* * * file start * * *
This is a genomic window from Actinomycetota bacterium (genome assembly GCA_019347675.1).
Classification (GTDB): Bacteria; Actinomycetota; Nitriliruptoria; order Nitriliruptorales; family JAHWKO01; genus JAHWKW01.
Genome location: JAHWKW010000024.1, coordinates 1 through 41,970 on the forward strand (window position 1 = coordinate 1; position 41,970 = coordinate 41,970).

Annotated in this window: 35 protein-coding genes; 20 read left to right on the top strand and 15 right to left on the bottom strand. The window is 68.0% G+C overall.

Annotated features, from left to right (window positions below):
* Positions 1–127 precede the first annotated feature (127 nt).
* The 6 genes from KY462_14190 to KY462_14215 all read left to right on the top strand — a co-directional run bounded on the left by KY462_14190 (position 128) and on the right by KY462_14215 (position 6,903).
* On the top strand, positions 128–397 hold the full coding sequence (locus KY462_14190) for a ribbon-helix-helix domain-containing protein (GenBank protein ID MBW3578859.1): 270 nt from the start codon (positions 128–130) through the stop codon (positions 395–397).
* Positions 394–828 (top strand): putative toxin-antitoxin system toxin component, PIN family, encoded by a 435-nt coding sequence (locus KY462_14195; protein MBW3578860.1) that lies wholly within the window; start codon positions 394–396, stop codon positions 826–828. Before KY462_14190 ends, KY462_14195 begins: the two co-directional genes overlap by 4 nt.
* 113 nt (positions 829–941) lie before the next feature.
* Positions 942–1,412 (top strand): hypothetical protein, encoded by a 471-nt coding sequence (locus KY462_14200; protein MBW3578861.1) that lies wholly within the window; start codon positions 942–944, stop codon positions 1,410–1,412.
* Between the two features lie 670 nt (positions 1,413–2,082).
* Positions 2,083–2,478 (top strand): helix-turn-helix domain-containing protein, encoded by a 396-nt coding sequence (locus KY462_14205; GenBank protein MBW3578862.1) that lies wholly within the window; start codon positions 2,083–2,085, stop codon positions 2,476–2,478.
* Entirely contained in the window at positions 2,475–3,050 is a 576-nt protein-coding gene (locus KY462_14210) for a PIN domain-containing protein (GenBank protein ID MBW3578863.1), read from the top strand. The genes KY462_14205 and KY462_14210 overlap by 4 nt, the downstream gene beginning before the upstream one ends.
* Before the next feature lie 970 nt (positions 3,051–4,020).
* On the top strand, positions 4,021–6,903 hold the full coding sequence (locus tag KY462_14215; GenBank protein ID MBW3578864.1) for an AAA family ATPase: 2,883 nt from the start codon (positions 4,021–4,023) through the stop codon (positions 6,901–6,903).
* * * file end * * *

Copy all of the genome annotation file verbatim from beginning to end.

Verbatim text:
This is a genomic window from Actinomycetota bacterium (genome assembly GCA_019347675.1).
Classification (GTDB): Bacteria; Actinomycetota; Nitriliruptoria; order Nitriliruptorales; family JAHWKO01; genus JAHWKW01.
Genome location: JAHWKW010000024.1, coordinates 1 through 41,970 on the forward strand (window position 1 = coordinate 1; position 41,970 = coordinate 41,970).

Annotated in this window: 35 protein-coding genes; 20 read left to right on the top strand and 15 right to left on the bottom strand. The window is 68.0% G+C overall.

Annotated features, from left to right (window positions below):
* Positions 1–127 precede the first annotated feature (127 nt).
* The 6 genes from KY462_14190 to KY462_14215 all read left to right on the top strand — a co-directional run bounded on the left by KY462_14190 (position 128) and on the right by KY462_14215 (position 6,903).
* On the top strand, positions 128–397 hold the full coding sequence (locus KY462_14190) for a ribbon-helix-helix domain-containing protein (GenBank protein ID MBW3578859.1): 270 nt from the start codon (positions 128–130) through the stop codon (positions 395–397).
* Positions 394–828 (top strand): putative toxin-antitoxin system toxin component, PIN family, encoded by a 435-nt coding sequence (locus KY462_14195; protein MBW3578860.1) that lies wholly within the window; start codon positions 394–396, stop codon positions 826–828. Before KY462_14190 ends, KY462_14195 begins: the two co-directional genes overlap by 4 nt.
* 113 nt (positions 829–941) lie before the next feature.
* Positions 942–1,412 (top strand): hypothetical protein, encoded by a 471-nt coding sequence (locus KY462_14200; protein MBW3578861.1) that lies wholly within the window; start codon positions 942–944, stop codon positions 1,410–1,412.
* Between the two features lie 670 nt (positions 1,413–2,082).
* Positions 2,083–2,478 (top strand): helix-turn-helix domain-containing protein, encoded by a 396-nt coding sequence (locus KY462_14205; GenBank protein MBW3578862.1) that lies wholly within the window; start codon positions 2,083–2,085, stop codon positions 2,476–2,478.
* Entirely contained in the window at positions 2,475–3,050 is a 576-nt protein-coding gene (locus KY462_14210) for a PIN domain-containing protein (GenBank protein ID MBW3578863.1), read from the top strand. The genes KY462_14205 and KY462_14210 overlap by 4 nt, the downstream gene beginning before the upstream one ends.
* Before the next feature lie 970 nt (positions 3,051–4,020).
* On the top strand, positions 4,021–6,903 hold the full coding sequence (locus tag KY462_14215; GenBank protein ID MBW3578864.1) for an AAA family ATPase: 2,883 nt from the start codon (positions 4,021–4,023) through the stop codon (positions 6,901–6,903).